U.K.’s Latte Levy will tax disposable cups, but leaves coffee giants like Starbucks off the hook

January 11, 2018

The U.K.’s latte levy could have a huge impact on its waste stream, but the focus on improving recycling infrastructure leaves coffee giants like Starbucks off the hook. 

From the New York Times to Inc., Bloomberg, and the BBC, the story is out: Starbucks cups are a problem, and governments are being forced to act. 

Last week, the U.K.’s environmental committee issued a report recommending a 33 cent charge be added to drinks served in plastic-lined, disposable paper cups. 

The tax — dubbed the “Latte Levy” — could have a huge impact on the waste stream in the U.K., where 30,000 tons of disposable coffee cups are purchased each year. Few of them are actually recycled.

“The U.K. throws away 2.5 billion disposable coffee cups every year — enough to circle the planet five and a half times,” said one committee member. “Almost none are recycled and half a million a day are littered.”

The U.K.’s move should be duplicated in Starbucks-loving cities across the U.S. and Canada, where coffee cup waste is increasingly becoming an issue. Vancouver, B.C. is already considering its own cup fee on the 2.6 million cups its residents throw away each week. 

Following the committee’s call for a 33 cent charge on cups, Starbucks went into full damage control mode, announcing a trial run on its own 7 cent tax at its 345 locations in the U.K.

Latte Levy’s lofty goals 

The goals of the U.K.’s #LatteLevy are threefold:

  • Encourage customers to bring their own cups: People tend to respond better to a required tax than a voluntary discount, so this move should help drastically reduce the amount of single-use cups going into the trash. Case in point with plastic bag fees — use dropped by 85% in U.K. supermarkets after the charge began in 2016.

  • Educate consumers about paper cups: Coffee shops must address the confusion around cup recyclability. In the U.K., most coffee shops label their cups recyclable — which is technically true. But the cups still end up in the landfill. What’s not widely understood is that the cups are only recyclable in special facilities that separate plastic from paper. The committee wants cups to be labeled “not widely recycled” or “recyclable in store only” to help reduce cross-contamination in recycling bins in cities.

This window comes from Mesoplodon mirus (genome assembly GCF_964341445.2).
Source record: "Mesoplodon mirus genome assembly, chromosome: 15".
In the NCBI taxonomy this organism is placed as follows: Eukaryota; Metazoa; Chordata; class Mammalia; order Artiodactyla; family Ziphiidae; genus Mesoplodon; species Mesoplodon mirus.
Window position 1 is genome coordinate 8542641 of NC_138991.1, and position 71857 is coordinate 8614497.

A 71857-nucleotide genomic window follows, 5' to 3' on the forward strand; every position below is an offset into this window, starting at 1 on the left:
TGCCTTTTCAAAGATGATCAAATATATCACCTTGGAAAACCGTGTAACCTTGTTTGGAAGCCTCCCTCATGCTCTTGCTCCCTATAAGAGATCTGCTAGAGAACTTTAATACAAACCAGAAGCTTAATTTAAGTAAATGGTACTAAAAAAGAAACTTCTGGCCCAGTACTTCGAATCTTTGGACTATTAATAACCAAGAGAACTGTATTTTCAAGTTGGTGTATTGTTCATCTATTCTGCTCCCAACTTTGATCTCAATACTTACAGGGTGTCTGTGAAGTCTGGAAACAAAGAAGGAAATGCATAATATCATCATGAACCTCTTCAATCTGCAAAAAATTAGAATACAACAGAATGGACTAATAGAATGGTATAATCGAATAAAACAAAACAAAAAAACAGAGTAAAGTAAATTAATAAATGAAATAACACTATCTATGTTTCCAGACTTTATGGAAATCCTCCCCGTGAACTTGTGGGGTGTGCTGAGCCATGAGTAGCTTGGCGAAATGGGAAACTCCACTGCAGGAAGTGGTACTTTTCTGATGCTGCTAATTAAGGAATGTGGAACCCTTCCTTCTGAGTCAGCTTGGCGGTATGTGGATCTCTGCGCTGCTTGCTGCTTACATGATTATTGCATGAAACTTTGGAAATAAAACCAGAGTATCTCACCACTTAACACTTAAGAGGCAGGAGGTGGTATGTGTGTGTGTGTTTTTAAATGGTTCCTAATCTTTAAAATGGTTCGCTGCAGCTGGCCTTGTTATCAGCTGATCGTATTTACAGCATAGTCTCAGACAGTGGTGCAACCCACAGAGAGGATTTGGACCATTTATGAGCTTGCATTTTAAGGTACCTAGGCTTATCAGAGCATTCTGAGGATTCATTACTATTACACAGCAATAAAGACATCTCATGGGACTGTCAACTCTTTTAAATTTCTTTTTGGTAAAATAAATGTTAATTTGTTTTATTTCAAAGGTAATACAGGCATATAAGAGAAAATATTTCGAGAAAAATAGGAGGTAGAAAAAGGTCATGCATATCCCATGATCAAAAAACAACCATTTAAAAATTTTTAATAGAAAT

• Fund more recycling facilities: In the U.K., taxpayers pay for an astounding 90% of the cost of dealing with disposable coffee cups. The #LatteLevy aims to stop the greenwashing of large coffee purveyors like Starbucks — who label their cups recyclable, but turn a blind eye to the fact that so few facilities can actually recycle them. The money raised by the latte levy will go toward increasing this infrastructure.

What about a 100% recyclable paper cup?

We applaud the committee for making the much-needed recommendation to implement a tax that encourages customers to bring reusable mugs, and to educate customers about issues of “greenwashing” and recyclability of paper cups.

But the proposal to use the money to revamp recycling infrastructure to recycle plastic-lined paper cups is completely misguided. Why not join the call on major coffee purveyors to create a cup that can be recycled in standard facilities?

Solutions that truly tackle our world’s plastic pollution problem looks much different. That’s why Stand.earth launched the #BetterCup campaign calling on Starbucks to change how its cups are made and create a 100% recyclable paper cup — one that doesn’t need a fancy recycling center.

A true pollution revolution should start within the coffee industry itself. Large purveyors like Starbucks must become leaders in their industry — by not only encouraging consumers to move toward reusable cups, but pioneering an industry-wide transition to a 100% recyclable paper cup.

If Starbucks truly wants to take responsibility for the mounds of waste it creates every day, there’s a simple solution — change the lining of its cups to a material that makes them 100% recyclable.

That way, instead of forcing public investment in pricey recycling facilities that can handle the tricky task of separating plastic from paper — we can all start putting our coffee cups right in the paper recycling bin. 

A 100% recyclable paper cup is out there — and it’s time for Starbucks to be a leader in the transition to a more sustainable future for our planet. Taxpayers will thank them.

Sign our petition to send Starbucks CEO Kevin Johnson an email and tell him to make a 100% recyclable cup. Learn more about the #BetterCup campaign in our Secret of the Starbucks Cup report.

Photo via Kurt Bauschardt on Flickr.